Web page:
difficulty in feeling certain emotions, for example tenderness and sexual desire;
difficulty concentrating;
difficulty falling asleep;
a need to be on constant alert, ready to respond.


During the stressful period following a traumatic event, certain measures appear to help prevent the progression to chronic mode.

If necessary, it is essential to discuss the event with friends, family, GP, psychotherapist or others who have had the same experience, etc. But some people prefer not to talk about what they went through. In this case, it is best not to force them to describe their experience. Recent studies have shown that forcing someone to relive the traumatic event through speech can interfere with natural recovery. This observation also tends to call into question the working methods of the psychiatric teams dispatched to support people who are victims of a collective tragedy.

To prevent stress from setting in permanently, it is also important for the traumatized person to accept their own reactions and distress, without being offended by the incomprehension of those around them about the feelings expressed. Better to let time do its thing, without being too impatient to regain your well-being. Taking care of yourself, practicing relaxation and relaxation activities, are all elements that will contribute to healing.

Finally, it is preferable not to consume alcohol, drugs or anxiolytic drugs (tranquilizers) or hypnotic drugs (sleeping pills), apart from those possibly prescribed by the attending physician.


When a loved one has recently suffered a trauma, it is possible to help them recover without progressing to post-traumatic stress disorder.

Advise him to see a doctor quickly, who will help him get over the course and intervene early if there is a risk of progressing to a chronic mode.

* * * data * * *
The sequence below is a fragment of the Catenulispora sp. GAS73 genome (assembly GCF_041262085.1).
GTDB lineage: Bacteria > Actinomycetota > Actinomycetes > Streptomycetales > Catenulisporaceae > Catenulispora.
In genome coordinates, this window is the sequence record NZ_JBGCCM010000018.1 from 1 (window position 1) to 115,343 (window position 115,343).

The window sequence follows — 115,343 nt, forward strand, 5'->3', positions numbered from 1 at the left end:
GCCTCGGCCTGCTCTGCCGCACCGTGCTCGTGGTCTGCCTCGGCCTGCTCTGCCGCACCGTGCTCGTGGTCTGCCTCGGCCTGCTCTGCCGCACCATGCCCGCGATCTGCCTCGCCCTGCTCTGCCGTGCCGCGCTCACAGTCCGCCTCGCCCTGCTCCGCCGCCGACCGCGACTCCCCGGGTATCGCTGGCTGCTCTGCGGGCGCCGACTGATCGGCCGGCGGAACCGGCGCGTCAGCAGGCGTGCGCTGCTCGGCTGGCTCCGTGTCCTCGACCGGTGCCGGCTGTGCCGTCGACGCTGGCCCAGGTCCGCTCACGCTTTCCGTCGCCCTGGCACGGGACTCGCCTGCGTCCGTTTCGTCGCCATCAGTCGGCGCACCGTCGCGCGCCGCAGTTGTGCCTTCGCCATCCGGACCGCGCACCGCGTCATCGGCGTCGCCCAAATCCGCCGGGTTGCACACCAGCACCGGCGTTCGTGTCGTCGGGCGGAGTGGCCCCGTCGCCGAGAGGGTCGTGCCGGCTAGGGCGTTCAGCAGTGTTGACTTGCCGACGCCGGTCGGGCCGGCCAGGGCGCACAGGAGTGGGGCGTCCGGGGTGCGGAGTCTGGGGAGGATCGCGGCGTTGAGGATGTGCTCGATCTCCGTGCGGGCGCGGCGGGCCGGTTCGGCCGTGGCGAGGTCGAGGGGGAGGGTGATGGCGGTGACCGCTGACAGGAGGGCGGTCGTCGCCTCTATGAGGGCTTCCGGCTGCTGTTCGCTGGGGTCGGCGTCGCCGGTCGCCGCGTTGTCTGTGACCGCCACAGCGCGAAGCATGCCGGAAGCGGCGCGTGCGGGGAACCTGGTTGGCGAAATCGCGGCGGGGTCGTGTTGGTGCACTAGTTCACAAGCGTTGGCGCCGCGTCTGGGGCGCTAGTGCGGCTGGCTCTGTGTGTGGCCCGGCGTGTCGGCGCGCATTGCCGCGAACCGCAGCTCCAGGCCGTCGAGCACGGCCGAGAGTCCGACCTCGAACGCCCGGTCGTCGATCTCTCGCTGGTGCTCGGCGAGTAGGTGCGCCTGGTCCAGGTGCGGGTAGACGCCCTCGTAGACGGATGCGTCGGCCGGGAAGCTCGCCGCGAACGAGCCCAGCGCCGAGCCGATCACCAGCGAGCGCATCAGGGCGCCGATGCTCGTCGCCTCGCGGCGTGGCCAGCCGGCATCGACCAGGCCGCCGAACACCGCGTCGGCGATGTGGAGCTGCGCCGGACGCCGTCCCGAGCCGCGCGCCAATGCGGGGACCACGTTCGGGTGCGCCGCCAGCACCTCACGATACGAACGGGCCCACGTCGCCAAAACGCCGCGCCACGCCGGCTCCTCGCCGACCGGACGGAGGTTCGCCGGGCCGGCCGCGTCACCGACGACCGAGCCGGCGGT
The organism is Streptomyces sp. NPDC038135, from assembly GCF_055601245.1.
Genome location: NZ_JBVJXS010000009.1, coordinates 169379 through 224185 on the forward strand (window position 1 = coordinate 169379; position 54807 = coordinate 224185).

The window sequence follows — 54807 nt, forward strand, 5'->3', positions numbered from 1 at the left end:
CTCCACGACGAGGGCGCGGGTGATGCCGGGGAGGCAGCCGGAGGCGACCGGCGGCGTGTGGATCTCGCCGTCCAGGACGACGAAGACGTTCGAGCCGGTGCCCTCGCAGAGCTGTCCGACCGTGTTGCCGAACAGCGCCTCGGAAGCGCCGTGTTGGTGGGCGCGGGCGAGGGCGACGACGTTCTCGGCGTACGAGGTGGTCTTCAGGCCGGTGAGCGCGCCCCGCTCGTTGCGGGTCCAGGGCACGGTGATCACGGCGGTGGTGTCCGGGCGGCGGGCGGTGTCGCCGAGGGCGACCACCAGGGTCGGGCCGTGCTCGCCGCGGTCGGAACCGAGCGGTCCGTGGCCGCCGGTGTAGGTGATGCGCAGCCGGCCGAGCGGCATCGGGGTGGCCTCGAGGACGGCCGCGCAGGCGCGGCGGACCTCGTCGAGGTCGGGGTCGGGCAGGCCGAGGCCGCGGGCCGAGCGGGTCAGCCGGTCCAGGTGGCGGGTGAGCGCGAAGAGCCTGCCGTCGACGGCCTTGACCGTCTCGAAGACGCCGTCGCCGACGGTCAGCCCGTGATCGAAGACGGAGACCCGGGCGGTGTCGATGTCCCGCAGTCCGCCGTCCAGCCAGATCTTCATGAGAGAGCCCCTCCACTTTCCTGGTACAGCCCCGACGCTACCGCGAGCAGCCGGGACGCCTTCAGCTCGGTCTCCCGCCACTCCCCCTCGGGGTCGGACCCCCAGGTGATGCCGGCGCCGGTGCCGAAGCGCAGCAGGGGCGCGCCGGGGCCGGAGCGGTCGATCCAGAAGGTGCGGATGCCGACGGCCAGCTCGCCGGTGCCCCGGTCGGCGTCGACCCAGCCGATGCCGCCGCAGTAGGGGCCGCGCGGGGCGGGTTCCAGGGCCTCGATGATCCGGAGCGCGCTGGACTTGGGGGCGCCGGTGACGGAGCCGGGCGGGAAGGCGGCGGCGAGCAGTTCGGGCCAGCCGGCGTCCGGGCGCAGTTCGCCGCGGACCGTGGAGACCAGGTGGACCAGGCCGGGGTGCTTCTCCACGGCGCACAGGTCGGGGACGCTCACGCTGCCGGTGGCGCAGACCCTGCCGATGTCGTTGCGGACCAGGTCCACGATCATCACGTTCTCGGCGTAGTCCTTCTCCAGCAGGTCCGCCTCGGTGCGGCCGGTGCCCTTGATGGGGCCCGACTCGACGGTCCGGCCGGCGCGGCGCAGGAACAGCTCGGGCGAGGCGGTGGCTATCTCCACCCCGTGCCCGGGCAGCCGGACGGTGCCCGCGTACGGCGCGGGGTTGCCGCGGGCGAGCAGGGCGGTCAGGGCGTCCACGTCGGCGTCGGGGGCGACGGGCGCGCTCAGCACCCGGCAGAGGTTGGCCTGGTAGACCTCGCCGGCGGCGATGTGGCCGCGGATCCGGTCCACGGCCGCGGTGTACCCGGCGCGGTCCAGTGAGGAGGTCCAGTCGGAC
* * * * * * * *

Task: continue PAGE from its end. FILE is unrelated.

Listen without ever judging. Ask her open-ended questions to help her express herself. Do not force him to relive the trauma, but encourage him to express what he is feeling during the discussion.
If you feel up to it, talk to him about how he can try to integrate trauma and its consequences into his beliefs, values, and outlook on life in general.
Advise him to find out about acute stress and PTSD, for example from a patient association or victim support (legal aid). Understanding the symptoms you are experiencing is a first step towards recovery.
Help him relax, unwind and take his mind off things. Make sure he feels safe at all times. Identify with him his sources of stress and help him neutralize them.


Post-traumatic stress disorder is a treatable illness. There are recognized treatments to treat it. Treatments allow people with the disease to regain control over their lives and daily activities. The earlier the sufferer consults, the better their chances of recovery.

In the majority of cases, post-traumatic stress disorder is effectively treated with psychotherapy, medication, or a combination of these 2 treatments.

Psychotherapy sessions

PTSD experts generally recommend one of the following 3 therapies:

cognitive behavioral therapy, which aims to modify the person’s problematic thoughts and behaviors and replace them with thoughts and reactions appropriate to reality. It helps to understand the origin of the problem and to find solutions;
EMDR technique (EyeMovement Desensitization and Reprocessing). This technique combines the movements of the person’s eyes with mental images that remind them of the traumatic experience. It aims to decrease the person’s sensitivity to traumatic images and memories.


Some antidepressant drugs also have a beneficial effect, shown in clinical studies, even if the person is not depressed. Paroxetine (Déroxat, Divarius and generics) and sertraline (Zoloft and generics) are the only molecules with an official indication in the treatment of post-traumatic stress. If this fails, another antidepressant may be prescribed by the psychiatrist. If the sleep problems are significant, hypnotic treatment may be offered.

Treatments can be started as soon as the stress becomes unusually persistent (more than a month after the traumatic event). Usually, their positive effects are felt after three to four months.

Sources: PinterPandai, Mayo Clinic

Photo credit: GoranH via Pixabay

Information: Cleverly Smart is not a substitute for a doctor. Always consult a doctor to treat your health condition.